How one agency is using their Florida Animal Friend grant to offer more affordable spay/neuter services.
At Florida Animal Friend, our mission is to help save the lives of countless unwanted cats and dogs by supporting organizations that offer free or low-cost spay and neuter services across the state of Florida. Our specialty license plate raises much needed funds, which we award as grants to organizations that offer spay/neuter services. We love to hear from our grant recipients and how they are making a difference in their communities.
Let’s Meet: Rapscallion to the Rescue
We had the chance to catch up with Sarah Podobinski, Vice President of Rapscallion to the Rescue, a Levy County based dog rescue. They specialize in personal rescue, helping special needs pets and navigating hospice situations. They help to provide animals with what they need to survive while also looking ahead to find out how they can help solve the bigger problem. Podobinski shared with us what makes their organization different from others:
“A lot of other organizations focus on low income or TNR (trap, neuter, return for community cats), so we [Rapscallion to the Rescue] saw a need and an opportunity to work with large dogs. Getting a large dog fixed at a private clinic can be very expensive because it [the surgery cost] is based on weight.”
As you might already know, the high cost of services for large breed dogs can be a deterrent for many. Sarah says that “pitbulls and large dogs are the hardest to get adopted.” These dogs require a lot of care, and for someone who is willing to adopt one of these, Rapscallion to the Rescue is making it a little easier. “We wanted to include assistance for the middle class that usually don’t qualify for financial assistance.” Sometimes families do not qualify for financial assistance and that’s where their organization can step in. With the Florida Animal Friend grant, they’re able to offer free or low-cost spay/neuter services for large breed dogs.
“We get a really good response when we offer it for free. We suggest not requiring a co-pay, if possible. We also fundraise separately for rabies vaccines so we can offer that as well,” Podobinski said. ($2 per sterilized animal of the FL Animal Friend grant can be used for rabies vaccine.)
How has the Florida Animal Friend Grant helped their mission?
They really wanted to drive down the growing number of unwanted large dogs. As more and more dogs receive the surgery, they are seeing the effect. Ultimately, these efforts are driving down the homeless pet population. More specifically, Podobinski noted “we’ve noticed a decrease in the number of litters being given away on Facebook and an increase in people’s willingness to take advantage of our spay/neuter services.”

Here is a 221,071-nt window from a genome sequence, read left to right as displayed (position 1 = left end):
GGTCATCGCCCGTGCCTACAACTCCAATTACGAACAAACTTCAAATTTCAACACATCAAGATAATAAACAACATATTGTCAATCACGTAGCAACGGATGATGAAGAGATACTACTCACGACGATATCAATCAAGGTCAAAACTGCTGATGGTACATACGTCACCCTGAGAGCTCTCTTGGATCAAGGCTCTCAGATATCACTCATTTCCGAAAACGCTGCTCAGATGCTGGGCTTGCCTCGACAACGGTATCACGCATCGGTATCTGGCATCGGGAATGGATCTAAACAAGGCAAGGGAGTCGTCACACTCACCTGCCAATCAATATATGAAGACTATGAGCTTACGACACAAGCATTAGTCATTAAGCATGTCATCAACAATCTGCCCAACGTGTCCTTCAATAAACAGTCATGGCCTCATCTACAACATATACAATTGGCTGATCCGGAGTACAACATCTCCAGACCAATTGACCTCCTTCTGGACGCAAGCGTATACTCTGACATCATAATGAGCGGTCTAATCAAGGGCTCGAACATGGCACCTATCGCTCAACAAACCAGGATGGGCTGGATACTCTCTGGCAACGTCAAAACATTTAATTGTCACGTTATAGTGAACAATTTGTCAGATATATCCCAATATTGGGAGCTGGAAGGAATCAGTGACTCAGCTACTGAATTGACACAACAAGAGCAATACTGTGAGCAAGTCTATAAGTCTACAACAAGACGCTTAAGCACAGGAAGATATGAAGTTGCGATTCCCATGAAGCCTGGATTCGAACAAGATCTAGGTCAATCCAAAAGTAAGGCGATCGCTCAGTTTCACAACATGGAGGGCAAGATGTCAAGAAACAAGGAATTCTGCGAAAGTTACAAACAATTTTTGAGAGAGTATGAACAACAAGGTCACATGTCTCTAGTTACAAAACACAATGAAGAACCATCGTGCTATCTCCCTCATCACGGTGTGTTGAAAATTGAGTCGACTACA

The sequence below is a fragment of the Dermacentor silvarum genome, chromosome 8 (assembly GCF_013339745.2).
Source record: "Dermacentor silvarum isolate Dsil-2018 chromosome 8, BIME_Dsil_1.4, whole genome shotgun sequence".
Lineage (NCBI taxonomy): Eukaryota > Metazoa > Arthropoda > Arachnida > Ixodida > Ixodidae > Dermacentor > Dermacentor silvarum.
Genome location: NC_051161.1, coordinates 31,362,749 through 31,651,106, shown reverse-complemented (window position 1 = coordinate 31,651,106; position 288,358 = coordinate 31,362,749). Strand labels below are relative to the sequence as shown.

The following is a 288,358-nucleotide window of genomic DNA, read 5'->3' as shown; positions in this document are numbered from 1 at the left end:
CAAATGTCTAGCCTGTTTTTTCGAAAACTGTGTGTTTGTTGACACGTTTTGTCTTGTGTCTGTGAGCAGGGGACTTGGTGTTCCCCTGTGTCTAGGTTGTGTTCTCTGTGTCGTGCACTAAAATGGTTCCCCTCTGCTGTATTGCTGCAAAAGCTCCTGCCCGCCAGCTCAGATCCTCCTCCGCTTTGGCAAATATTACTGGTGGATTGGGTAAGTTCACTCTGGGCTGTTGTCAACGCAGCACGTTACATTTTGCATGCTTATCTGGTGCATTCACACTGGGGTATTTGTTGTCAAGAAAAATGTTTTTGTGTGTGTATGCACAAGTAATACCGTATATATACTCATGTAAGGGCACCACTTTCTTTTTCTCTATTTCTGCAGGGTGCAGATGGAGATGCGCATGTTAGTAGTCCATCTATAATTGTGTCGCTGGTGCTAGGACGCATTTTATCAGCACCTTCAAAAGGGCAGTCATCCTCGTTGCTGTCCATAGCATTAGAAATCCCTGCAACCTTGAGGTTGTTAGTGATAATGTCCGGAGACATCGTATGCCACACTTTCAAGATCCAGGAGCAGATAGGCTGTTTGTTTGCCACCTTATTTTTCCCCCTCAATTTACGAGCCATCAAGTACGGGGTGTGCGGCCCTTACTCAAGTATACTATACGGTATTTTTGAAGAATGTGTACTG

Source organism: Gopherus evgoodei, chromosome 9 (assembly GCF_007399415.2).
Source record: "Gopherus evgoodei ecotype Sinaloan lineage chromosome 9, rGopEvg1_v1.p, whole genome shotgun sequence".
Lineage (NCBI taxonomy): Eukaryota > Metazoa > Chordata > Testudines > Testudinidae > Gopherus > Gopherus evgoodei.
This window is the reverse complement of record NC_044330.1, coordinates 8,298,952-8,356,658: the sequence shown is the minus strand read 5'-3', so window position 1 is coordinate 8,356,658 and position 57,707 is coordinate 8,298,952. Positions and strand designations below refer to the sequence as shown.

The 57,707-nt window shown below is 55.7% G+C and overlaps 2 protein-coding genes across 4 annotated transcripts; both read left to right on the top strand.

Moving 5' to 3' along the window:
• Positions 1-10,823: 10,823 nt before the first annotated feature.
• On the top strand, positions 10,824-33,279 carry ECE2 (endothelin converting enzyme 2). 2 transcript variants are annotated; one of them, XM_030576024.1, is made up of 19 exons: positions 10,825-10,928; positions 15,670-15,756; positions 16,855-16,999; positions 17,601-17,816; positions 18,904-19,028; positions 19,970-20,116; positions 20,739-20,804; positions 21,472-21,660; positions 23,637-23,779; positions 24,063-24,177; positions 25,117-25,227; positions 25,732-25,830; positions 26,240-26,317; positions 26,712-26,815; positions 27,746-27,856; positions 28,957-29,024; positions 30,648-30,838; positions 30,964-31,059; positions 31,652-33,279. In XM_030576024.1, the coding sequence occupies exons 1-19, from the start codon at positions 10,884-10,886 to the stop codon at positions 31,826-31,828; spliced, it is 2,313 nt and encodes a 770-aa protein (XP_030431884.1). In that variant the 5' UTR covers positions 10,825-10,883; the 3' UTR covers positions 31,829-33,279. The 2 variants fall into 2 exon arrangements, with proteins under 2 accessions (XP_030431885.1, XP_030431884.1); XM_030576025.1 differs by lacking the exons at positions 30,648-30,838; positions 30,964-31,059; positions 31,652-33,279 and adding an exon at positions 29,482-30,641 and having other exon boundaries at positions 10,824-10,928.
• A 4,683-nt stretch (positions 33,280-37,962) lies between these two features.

This is so encouraging to hear. It’s why we do what we do.
What advice do you have for shelters/agencies applying for large breed grants?
“Do it. Just do it.”
Podobinski says that prevention is the best place to start when trying to tackle the overpopulation problem. And we tend to agree. She’s already starting to see the impact and we’d love to see that impact spread statewide.
Rapscallion to the Rescue also advises that organizations build strong relationships with your local veterinarians. “This relationship is so important. Once they understand the mission, our vets have been able to offer great rates. Which helps the money to go so much further. So don’t be afraid to sit down and negotiate a little.” They’ve had great success by sharing their heart for animals and their overall goal for keeping animals out of shelters. Who wouldn’t want to help that mission?
Don’t stop at the grant though. Sarah continues with fundraising efforts from “private donors, events locally where we sell stuff like cute dog collars and toys, yard sales, and Facebook fundraising. We always try to match funds for extra encouragement.”
For shelters who want to also start focusing on large dog spay/neuter services, Sarah advised that you should “focus it based on the response you’re going to get. You’re going to have people that don’t meet the low income threshold. You’re going to have large breed dogs over 40 pounds or any type of pitbull – and that is a very broad set of requirements that can include a very large base of animals that may not have been able to get funded outside of that large breed grant.”
But what she wishes more owners knew? “It’s not going to affect them health wise. We get a lot of pushback from owners about fixing them at eight weeks old. A lot of private vets will say to wait until they are 6 months to a year but there’s not really much basis to that. We, personally, haven’t seen issues in fixing dogs early. The health risks are greater if you don’t get them fixed, possibly resulting in infections and cancers.”
So how can you apply for a Florida Animal Friend grant?
We’re so glad you asked and would love for your organization to apply.
Organizations should apply during the open grant application period between January 1st and April 1st. We’ll notify grant recipients around mid-August after the review process has been completed and final decisions by the Florida Animal Friend Board of Directors have been made.
Timeline for a grant application:
January 1st: Grant Application Opens
April 1st: Grant Application Due
Mid-August: Grant Winners Announced
Mid-August, following announcement: Grant Funds Released
For more information on Florida Animal Friend or how to apply, check out our F.A.Q.